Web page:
Bennet Provisions to Stop Surprise Medical Bills, Improve Health Care Transparency Pass Senate Committee

Washington, D.C. – Colorado U.S. Senator Michael Bennet today announced the inclusion of several of his priorities in the Lower Health Care Costs Act, a comprehensive health package passed today by the Senate Committee on Health, Education, Labor and Pensions (HELP). Included in the package are Bennet-led provisions that will put patients first by working to improve the health care system in a variety of areas: ending surprise medical billing, lowering prescription drug prices, and enhancing transparency.

“Americans deserve to know how much they are paying for health care services at the point of care,” said Bennet. “I commend the HELP Committee for including a provision to end surprise billing in the health care package they passed today, in addition to several other measures that will lower costs for patients and bring needed transparency into the system. I look forward to working with the committee to ensure that we can protect patients from surprise medical bills while maintaining access to care, especially in rural areas.”

Bennet has worked to increase health care price transparency and lower costs since launching a bipartisan working group with U.S. Senator Bill Cassidy (R-LA) in March 2018. Recently, Bennet and Cassidy led the working group in introducing the STOP Surprise Medical Bills Act, legislation to protect patients from surprise medical bills.

Bennet-led provisions passed by the committee include:

Ending Surprise Medical Billing: The HELP package draws from Bennet’s STOP Surprise Medical Bills Act, which he introduced with Cassidy in May. The package stipulates that patients are only required to pay the in-network cost-sharing amount required by their health plan for emergency services when receiving care at an out-of-network facility or from an out-of-network provider when receiving scheduled services. Facilities and providers are barred from sending patients an additional bill in these scenarios. These requirements are also applicable to out-of-network ancillary and diagnostic services.

The HELP Committee adopted an approach which directs insurers to pay providers the median in-network rate for applicable out-of-network services. The STOP Surprise Medical Bills Act also utilized a median in-network payment with an option for providers or insurers to go to arbitration to settle a payment.

Improving Provider Network Transparency: This provision, adopted from the STOP Surprise Medical Bills Act, would require health plans to have up-to-date provider directories available for patients to access at their convenience.

Guaranteeing Enrollee Access to Cost-Sharing Information: Also adopted from the STOP Surprise Medical Bills Act, this provision guarantees the patient must be given an estimate of how much a service would cost from an in-network provider within two days of making the request—including deductibles, copayments, and coinsurance.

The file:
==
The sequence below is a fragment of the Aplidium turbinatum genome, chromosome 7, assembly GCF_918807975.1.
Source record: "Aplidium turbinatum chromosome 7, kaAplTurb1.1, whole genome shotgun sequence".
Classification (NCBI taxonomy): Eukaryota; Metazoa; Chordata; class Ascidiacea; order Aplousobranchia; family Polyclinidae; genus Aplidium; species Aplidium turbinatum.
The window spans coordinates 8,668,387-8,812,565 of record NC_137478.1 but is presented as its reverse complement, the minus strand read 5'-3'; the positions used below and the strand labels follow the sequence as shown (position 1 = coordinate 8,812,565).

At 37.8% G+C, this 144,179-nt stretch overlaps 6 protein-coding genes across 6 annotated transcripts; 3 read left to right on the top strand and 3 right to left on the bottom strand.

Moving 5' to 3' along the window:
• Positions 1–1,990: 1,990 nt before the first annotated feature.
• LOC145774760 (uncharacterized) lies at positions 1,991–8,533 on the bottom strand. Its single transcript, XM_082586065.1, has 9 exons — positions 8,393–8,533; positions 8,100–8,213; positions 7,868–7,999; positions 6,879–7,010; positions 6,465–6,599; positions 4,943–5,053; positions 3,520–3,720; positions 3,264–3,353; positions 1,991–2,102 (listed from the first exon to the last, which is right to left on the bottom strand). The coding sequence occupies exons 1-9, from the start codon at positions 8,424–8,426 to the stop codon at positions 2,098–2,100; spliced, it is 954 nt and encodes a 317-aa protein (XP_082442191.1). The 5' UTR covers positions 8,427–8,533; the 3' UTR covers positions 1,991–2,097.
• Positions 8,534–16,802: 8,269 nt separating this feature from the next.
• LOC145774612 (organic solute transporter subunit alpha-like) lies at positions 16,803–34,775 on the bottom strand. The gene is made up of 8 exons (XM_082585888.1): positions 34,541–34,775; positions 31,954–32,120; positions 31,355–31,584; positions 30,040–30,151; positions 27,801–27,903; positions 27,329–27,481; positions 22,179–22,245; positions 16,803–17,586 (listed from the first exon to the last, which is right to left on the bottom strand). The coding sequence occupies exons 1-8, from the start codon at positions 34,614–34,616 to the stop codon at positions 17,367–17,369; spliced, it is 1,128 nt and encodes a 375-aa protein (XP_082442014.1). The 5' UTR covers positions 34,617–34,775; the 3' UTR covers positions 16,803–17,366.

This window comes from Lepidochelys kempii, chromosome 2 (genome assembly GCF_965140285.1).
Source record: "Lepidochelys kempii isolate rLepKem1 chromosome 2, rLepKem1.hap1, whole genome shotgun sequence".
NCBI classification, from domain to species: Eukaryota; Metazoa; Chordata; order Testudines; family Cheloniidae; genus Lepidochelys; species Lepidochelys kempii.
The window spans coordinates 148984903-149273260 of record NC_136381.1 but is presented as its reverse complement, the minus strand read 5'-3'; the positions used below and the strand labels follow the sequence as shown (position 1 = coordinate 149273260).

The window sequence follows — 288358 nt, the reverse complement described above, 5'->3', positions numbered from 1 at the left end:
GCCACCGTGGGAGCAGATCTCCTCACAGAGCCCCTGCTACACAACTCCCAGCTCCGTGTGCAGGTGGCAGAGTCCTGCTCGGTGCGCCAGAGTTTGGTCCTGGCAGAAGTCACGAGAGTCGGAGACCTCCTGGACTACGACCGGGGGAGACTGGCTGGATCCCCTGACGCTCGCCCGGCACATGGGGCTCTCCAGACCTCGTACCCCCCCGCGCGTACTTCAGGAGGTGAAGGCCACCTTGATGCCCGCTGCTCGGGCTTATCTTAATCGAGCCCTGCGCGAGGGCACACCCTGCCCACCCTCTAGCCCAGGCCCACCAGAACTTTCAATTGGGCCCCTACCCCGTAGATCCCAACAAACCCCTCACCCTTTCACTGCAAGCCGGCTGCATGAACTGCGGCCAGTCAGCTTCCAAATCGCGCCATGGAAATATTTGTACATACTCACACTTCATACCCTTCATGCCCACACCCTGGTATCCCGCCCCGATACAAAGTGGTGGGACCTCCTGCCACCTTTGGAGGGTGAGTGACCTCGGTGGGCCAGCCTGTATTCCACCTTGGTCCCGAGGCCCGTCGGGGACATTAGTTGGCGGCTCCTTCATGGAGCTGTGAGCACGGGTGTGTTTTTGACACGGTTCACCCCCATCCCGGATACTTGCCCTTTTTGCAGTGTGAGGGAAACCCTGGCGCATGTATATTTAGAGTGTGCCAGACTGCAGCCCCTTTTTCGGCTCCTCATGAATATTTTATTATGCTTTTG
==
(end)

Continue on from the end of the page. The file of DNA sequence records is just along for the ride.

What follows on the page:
Lowering Out-of-Pocket Emergency Room Costs: A final provision adopted from the STOP Surprise Medical Bills Act would ensure that all patient charges for emergency health care visits are counted toward the patient’s in-network deductible, regardless of whether providers or facilities are out-of-network. Under current law, patients who receive emergency care out-of-network pay only their in-network copay and coinsurance, but often face much higher deductibles, leaving them with higher overall out-of-pocket costs.

Increasing Transparency by Removing the Gag Clause: The package adopts Bennet and Cassidy’s Know the Price Act, bipartisan legislation the senators introduced in May. This provision would provide more transparency for patients hoping to better understand the cost of services and procedures. The Know the Price Act would prevent the use of gag clauses between health care providers and insurers that are used to restrict a patient’s access to price information. These anti-competitive practices prevent consumers from obtaining the best cost for quality care.

Modernizing Generic  Drug Labeling: Two Bennet provisions related to prescription drugs were included in the larger HELP package. The first provision, adopted from Bennet’s MODERN Labeling Act introduced earlier this week with Senator Mike Enzi (R-WY), would authorize the U.S. Food and Drug Administration (FDA) to modify outdated drug labels to reflect new evidence relevant to the drug and its use. The bill would put the onus on the FDA to update drug labels and protect public health.

Lowering Prescription Drug Prices: Another provision adopted into the package which would remedy flaws in the prescription drug marketplace and act to reduce drug costs – is a bill first introduced by Bennet, Cassidy, Senator Cory Gardner (R-CO), and Senator Jeanne Shaheen (D-NH) in April. The Ensuring Timely Access to Generics Act addresses concerns with the citizen petition process, which allows interested stakeholders, including drug companies, to bring concerns to the FDA’s attention regarding pending drug applications. Currently, bad actors have discovered how to exploit this process by filing citizen petitions in order to delay the approval of generic competitors and extend their patent protections.

This provision would ensure the FDA’s ability to reject petitions intended to delay the entrance of generic drugs to the marketplace. It additionally would allow the FDA to refer cases to the Federal Trade Commission (FTC) for review, should the FDA believe the sole purpose of a petition is to delay approval of a more cost-efficient form of the medication.